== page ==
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Women … well written

Okay, bit of a ranty one, sorry in advance.

Women. Why are they still sidelined? I am going to just concentrate on books and films here but obviously it has wider meanings.

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I am working my way through a zombie lit anthology (judge away) and in most of the books I have read so far, no matter the sex of the character, there seems to be a doctor/nurse somewhere either parents, friends, neighbours etc. The husband/father figure is a doctor and the wife/mother figure the nurse. It doesn’t seem to matter whether the author is male or female.

Then we have the ‘all female’ ghostbusters, allegedly an ‘all female’ Oceans 11.Ghostbusters_1

WHY IS THIS EVEN REQUIRED? What happened to strong female characters being unapologetic about their strength. and of course showing my age but I remember shows like     Thunder Cats and She Rah. There was never any question of being forced to like a character because of her gender. Nor was the fact a character is female an issue that ever seemed forced. Of course, reflecting on something from my childhood is going to be coloured by my rose tinted glasses.

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Then we have SuperGirl, which was eagerly awaited by many. I have for the most part checked out of the Marvel & DC offerings on screen (small or silver) as they are just not matching my expectations. Which is always going to be a risk when you are using a medium that requires a degree of imagination. The same can easily be said for many book to screen offerings. But SuperGirl – this was going to be something special, this is A GIRL cast in the leading role, not ANY role but a SUPER HERO. (yes it does hurt when I roll my eyes so hard)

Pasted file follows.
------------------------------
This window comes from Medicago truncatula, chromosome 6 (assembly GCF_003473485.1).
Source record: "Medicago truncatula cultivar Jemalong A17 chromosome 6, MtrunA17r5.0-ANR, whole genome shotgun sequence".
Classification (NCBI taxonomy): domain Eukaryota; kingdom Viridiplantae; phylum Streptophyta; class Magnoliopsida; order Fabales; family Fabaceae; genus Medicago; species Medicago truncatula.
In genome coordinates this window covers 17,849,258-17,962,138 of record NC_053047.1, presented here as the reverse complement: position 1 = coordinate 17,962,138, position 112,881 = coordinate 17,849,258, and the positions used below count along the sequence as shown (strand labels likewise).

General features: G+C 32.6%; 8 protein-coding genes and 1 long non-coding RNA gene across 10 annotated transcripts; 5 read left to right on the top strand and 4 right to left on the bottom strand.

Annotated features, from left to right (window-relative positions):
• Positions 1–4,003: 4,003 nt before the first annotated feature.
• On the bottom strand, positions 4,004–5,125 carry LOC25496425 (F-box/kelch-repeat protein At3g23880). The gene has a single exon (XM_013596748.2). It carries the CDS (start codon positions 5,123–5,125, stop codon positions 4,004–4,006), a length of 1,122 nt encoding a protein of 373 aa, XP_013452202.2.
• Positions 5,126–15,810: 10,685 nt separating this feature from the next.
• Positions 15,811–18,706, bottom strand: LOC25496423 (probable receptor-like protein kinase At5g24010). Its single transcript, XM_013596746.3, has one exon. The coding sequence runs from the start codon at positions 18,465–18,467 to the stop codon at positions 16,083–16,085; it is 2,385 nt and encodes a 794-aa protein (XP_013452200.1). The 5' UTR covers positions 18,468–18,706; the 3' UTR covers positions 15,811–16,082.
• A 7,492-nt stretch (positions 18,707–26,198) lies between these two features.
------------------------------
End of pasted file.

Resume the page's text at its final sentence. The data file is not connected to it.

Again she is supported by male characters, and while some of her dialogue is okay, she is blown out of the water by Calista Flockhart’s character. And I will stop picking apart SuperGirl because I have watched one episode and it is dulling my point 🙂

Women are complicit in their own positions, when a female writer feels that it would only be believable if a female character is a nurse, but a male character can be a doctor. Or am I missing a point .. are they passing their own ironic comment on the entire situation.

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Why can’t women just be strong, unapologetic characters which out coming up with some excuse, being embarrassed. Love her, or hate her, Joss Whedon created a great character with Buffy. Actually, I never actually felt any of the characters were held back because of their sex. And that is what is the thing that has got under my skin. Why should it matter sex a character (in whatever format) is to begin with, can we not just have strong characters without an agenda?

Is that too much to ask for, characters that avoid stereotyping without making a song and dance about it. Female characters that you can relate to for just getting shit done without spouting feminist agenda bullshit. Female characters that are strong, and relatable and that actually don’t need to have boys sitting around as support.

WE NEED TANK GIRL!!